Indian Hindu parents are to be given immense credit. The daily challenges that typical Hindu parents face in encouraging their children to maintain their commitment to Hinduism are enormous and very well-known.
Hindu parents try their best to observe fidelity to the religion of their ancestors, often having little understanding of the religion themselves other than what was given to them, in turn, by their own parents.
Just a Family Tradtion
All too many Indian Hindu youth, on the other hand, find themselves un-attracted to a religion that is little comprehended or respected by most of those around them - Hindu and non-Hindu alike. Today's Hindu youth seek more strenuously convincing reasons for following a religion than merely the argument that it is the family tradition.
Youth Demand Explanations
Today's Hindu youth demand, and deserve, cogent philosophical explanations about what Hinduism actually teaches, and why they should remain Hindu rather than join any of the many other religious alternatives they see around them. Temple priests are often ill equipped to give these bright Hindu youth the answers they so sincerely seek mom and dad are usually even less knowledgeable than the temple 'pujaris'. What is a Hindu child to do?
As I travel the nation delivering lectures on Hindu philosophy and spirituality, I frequently encounter a repeated scenario. Hindu parents will often approach me after I've finished my lecture and timidly ask if they can have some advice. The often-repeated story goes somewhat like this:
"We raised our son/daughter to be a good Hindu. We took them to the temple for important holidays. We even sent him/her to a Hindu camp for a weekend when they were 13. Now at the age of 23, our child has left Hinduism and converted to the (fill in the blank) religion. When we ask how could they have left the religion of their family, the answer that they throw back in our face is: 'but mama/dada, you always taught us that all religions are the same, and that it doesn't really matter how a person worships God. So what does it matter if we've followed your advice and switched to another religion?'"
Many of you currently reading this article have probably been similarly approached by parents expressing this same dilemma.
All Religions are the Same?
The truly sad thing about this scenario is that the child is, of course, quite correct in her assertion that she is only following the logical conclusion of her parents' often-repeated mantra of "all religions are the same."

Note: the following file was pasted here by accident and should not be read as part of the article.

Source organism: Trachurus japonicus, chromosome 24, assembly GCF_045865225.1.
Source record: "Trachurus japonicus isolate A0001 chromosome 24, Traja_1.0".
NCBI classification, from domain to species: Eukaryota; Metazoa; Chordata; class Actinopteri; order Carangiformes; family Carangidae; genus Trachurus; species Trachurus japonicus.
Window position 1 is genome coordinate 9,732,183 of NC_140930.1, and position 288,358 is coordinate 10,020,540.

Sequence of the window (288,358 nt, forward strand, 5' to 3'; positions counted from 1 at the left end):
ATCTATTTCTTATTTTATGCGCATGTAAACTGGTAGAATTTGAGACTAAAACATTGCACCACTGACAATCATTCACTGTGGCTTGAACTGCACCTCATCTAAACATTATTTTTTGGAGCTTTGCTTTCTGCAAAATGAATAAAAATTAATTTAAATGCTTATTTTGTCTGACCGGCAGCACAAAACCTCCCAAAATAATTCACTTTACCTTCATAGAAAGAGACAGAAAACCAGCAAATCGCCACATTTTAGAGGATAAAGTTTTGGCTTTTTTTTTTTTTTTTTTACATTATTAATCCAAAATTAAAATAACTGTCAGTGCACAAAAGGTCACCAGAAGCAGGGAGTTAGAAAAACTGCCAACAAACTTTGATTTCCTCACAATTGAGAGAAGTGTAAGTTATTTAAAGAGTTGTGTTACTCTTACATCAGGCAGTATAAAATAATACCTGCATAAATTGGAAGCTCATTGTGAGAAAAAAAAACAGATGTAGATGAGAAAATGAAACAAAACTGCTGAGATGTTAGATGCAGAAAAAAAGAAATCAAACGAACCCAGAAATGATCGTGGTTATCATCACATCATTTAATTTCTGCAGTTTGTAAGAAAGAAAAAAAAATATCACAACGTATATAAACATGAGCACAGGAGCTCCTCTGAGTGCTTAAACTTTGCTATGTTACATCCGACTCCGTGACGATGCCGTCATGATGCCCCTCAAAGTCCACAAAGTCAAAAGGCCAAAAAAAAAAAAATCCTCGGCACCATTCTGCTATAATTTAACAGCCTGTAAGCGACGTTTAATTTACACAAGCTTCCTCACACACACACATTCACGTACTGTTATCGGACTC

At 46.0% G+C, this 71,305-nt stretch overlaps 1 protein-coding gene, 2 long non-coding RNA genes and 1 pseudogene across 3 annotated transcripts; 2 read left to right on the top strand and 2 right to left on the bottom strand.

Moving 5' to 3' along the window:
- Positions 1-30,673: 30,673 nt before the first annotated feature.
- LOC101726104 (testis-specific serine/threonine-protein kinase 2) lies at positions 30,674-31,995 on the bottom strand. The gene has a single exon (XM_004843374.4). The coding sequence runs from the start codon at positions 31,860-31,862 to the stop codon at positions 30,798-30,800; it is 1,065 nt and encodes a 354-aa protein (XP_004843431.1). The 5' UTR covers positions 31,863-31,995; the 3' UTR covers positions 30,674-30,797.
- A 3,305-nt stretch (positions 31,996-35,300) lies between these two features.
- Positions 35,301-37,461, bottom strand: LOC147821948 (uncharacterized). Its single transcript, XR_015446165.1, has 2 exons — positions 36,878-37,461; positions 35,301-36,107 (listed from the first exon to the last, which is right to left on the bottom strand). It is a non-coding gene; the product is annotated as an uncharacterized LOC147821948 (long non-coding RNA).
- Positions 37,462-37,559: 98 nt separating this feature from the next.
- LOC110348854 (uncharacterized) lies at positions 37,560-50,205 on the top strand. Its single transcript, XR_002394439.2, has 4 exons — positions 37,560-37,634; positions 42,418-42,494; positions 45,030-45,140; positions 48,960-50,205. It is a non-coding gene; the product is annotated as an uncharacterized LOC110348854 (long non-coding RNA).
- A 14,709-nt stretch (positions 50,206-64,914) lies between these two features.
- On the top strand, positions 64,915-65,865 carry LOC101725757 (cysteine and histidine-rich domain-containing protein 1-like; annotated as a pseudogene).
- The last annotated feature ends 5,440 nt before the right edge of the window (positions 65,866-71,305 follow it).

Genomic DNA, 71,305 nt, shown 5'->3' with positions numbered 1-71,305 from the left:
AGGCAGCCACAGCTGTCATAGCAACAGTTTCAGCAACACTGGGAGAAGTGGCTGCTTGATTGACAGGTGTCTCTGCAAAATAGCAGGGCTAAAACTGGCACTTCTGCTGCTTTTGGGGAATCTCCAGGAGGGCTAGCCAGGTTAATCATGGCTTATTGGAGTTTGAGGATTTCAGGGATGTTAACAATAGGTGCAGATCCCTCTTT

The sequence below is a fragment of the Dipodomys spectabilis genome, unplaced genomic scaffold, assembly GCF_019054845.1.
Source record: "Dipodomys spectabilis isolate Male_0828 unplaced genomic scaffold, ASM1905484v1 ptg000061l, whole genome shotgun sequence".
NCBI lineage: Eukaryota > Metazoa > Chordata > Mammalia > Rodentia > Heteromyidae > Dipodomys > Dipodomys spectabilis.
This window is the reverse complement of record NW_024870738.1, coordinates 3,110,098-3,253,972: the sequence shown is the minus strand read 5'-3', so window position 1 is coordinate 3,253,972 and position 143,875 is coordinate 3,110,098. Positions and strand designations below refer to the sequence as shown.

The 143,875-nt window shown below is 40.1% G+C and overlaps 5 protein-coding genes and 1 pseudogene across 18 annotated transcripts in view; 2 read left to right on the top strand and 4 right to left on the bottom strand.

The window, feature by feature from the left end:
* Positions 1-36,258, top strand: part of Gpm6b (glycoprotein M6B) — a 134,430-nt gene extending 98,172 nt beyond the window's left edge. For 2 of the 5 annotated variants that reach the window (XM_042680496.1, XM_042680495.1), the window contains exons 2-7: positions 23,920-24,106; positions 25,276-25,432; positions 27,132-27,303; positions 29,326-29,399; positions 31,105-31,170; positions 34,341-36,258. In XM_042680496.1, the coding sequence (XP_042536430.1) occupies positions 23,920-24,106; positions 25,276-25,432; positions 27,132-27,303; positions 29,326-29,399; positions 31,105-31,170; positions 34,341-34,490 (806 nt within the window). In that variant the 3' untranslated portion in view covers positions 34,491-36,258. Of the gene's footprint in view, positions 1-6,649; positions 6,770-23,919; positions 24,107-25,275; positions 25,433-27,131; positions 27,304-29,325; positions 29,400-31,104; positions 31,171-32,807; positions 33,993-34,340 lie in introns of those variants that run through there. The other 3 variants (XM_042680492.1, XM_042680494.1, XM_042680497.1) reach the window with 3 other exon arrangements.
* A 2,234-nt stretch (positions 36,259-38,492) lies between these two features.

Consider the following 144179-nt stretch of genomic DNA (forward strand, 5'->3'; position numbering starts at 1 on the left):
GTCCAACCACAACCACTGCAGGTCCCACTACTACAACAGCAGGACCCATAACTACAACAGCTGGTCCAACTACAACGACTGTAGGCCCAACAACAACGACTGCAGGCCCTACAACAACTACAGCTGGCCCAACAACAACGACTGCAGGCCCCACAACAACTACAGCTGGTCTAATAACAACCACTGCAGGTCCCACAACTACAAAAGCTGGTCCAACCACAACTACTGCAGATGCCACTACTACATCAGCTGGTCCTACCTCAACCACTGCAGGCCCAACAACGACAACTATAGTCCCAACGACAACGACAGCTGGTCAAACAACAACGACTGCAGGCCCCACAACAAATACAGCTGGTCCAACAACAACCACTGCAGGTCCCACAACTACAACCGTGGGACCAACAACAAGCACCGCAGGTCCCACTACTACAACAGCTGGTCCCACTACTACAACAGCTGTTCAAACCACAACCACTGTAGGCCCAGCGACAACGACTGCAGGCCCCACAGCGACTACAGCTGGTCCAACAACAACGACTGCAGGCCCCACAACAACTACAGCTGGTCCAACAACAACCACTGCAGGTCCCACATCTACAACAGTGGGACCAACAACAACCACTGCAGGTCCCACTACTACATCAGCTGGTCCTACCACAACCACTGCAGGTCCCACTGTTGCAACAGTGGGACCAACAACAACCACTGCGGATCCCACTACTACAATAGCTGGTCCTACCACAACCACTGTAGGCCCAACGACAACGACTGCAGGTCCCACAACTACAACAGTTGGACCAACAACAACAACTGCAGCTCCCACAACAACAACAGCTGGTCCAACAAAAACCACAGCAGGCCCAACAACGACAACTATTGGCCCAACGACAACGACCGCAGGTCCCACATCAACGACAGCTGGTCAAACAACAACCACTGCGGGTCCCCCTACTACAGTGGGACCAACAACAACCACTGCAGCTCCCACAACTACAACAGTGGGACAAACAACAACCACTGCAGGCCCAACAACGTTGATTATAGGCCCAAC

If all religions are exactly the same, after all, and if we all just end up in the same place in the end anyway, then what does it really matter what religion we follow?
Hindu parents complain when their children adopt other religions, but without understanding that it was precisely this highly flawed dogma of Radical Universalism, and not some inherent flaw of Hinduism itself, that has driven their children away.
Parents Not to Blame
My contention is that parents themselves are not to be blamed for espousing this non-Hindu idea to their children. Rather, much of the blame is to be placed at the feet of today's ill equipped Hindu teachers and leaders, the supposed guardians of authentic Dharma teachings.
In modern Hinduism, we hear from a variety of sources this claim that all religions are equal. Unfortunately, the most damaging source of this fallacy is none other than the many un-informed spiritual leaders of the Hindu community itself. I have been to innumerable pravachanas, for example, where a benignly grinning guruji will provide his audience with the following tediously parroted metaphor, what I call the Mountain Metaphor.
The Mountain Metaphor
"Truth (or God or Brahman) lies at the summit of a very high mountain. There are many diverse paths to reach the top of the mountain, and thus attain the one supreme goal. Some paths are shorter, some longer. The path itself, however, is unimportant. The only truly important thing is that seekers all reach the top of the mountain."
While this simplistic metaphor might seem compelling at a cursory glance, it leaves out a very important elemental supposition: it makes the unfounded assumption that everyone wants to get to the top of the same mountain! Not every religion shares the same goal, the same conception of the Absolute (indeed, even the belief that there is an Absolute), or the same means to their respective goals. Rather, there are many different philosophical "mountains", each with their own very unique claim to be the supreme goal of all human spiritual striving.
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